A Word of Warning!

The health and safety bit!

To needle felt you use a large barbed needle and you're stabbing it at things that you may be possibly holding.

You need to make sure that you place your foam (or sponge) block on a surface (like an old table that you don't mind scratching or a scrap block of wood). Do not needle felt on your thigh!

I've stabbed myself in the finger with the needle before and it kind of hurts! Not so much as sewing through your finger with a denim needle on the sewing machine but still not particularly fun! Make sure you're not going to be distracted. Never look away whilst you're moving the needle. If possible wear some sort of protection - like gardening gloves, or even a piece of leather over your hand would help.

Also make sure your wool is clean. I'm not sure about the facts but you want to be careful about things like tetanus.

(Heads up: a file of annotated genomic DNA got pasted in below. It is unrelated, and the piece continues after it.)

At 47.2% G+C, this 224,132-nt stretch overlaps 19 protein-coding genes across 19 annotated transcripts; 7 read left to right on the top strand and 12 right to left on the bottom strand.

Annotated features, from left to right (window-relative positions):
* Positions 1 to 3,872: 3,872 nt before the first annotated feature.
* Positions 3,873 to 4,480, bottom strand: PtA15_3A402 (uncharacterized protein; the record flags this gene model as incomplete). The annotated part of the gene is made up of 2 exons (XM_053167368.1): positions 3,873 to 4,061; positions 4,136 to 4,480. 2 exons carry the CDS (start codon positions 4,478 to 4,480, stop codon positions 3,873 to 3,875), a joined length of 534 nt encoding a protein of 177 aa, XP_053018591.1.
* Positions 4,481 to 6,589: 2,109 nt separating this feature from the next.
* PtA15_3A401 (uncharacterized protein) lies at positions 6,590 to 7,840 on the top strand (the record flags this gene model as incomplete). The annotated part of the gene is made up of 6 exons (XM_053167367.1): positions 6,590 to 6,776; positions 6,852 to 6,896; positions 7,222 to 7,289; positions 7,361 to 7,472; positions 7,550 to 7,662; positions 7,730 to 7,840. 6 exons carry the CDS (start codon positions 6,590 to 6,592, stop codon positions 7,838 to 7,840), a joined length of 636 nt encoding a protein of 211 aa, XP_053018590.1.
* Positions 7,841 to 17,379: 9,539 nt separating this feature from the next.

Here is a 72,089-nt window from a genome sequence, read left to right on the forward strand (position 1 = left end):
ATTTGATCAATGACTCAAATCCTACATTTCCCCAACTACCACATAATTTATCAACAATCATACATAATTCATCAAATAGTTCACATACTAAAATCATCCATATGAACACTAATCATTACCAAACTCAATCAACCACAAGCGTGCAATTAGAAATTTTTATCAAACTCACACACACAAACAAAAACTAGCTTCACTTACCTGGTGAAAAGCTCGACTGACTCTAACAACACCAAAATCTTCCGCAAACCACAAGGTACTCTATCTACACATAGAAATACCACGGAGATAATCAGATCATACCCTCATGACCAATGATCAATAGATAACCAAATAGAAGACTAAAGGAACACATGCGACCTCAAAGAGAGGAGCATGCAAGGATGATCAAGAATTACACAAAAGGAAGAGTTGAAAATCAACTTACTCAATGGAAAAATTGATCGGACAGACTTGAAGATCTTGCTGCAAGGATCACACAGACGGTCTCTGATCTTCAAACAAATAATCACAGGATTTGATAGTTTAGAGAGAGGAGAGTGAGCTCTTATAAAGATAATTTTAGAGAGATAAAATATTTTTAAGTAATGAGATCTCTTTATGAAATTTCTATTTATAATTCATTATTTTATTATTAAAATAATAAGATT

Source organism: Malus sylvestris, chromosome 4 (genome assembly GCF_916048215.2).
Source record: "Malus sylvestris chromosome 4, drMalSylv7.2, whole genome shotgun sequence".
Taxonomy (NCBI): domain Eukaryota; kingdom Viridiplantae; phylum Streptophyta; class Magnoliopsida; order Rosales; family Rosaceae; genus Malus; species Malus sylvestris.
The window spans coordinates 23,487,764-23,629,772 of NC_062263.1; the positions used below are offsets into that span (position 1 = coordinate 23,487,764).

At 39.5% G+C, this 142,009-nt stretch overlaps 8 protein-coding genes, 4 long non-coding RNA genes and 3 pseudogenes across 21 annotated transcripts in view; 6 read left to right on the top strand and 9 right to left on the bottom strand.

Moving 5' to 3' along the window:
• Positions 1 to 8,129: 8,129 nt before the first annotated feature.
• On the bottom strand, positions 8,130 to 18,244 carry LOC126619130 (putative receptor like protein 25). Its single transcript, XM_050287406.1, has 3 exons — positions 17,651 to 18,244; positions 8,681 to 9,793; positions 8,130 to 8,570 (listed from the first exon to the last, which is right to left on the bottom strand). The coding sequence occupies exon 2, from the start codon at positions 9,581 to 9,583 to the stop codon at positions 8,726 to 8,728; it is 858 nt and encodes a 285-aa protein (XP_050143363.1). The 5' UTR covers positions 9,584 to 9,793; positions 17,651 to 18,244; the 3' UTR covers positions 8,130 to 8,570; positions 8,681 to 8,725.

Don't be afraid - I stabbed myself after needle felting all day and rushing to get a project done.

Just be careful and you'll be fine!

The Shepherdess

A needle sculpted doll.

I'm going to briefly show you how I needle sculpted this doll.

I actually started by wet felting a dress shape for her and stuffing it with wadding, but for purposes of this lens I'm going to skip that stage and start at the point where I began needle felting.

To find out more about my wet felting techniques and how I've played with adding my textiles into layers of felt, please refer to the Melting and Felting e-book.


I Started with a Loosely Felted Shape

I stuffed the dress shape full of a roll of wadding to give me a 3D shape to work with. I used wadding because this figurine is large and I didn't want to waste a lot of wool.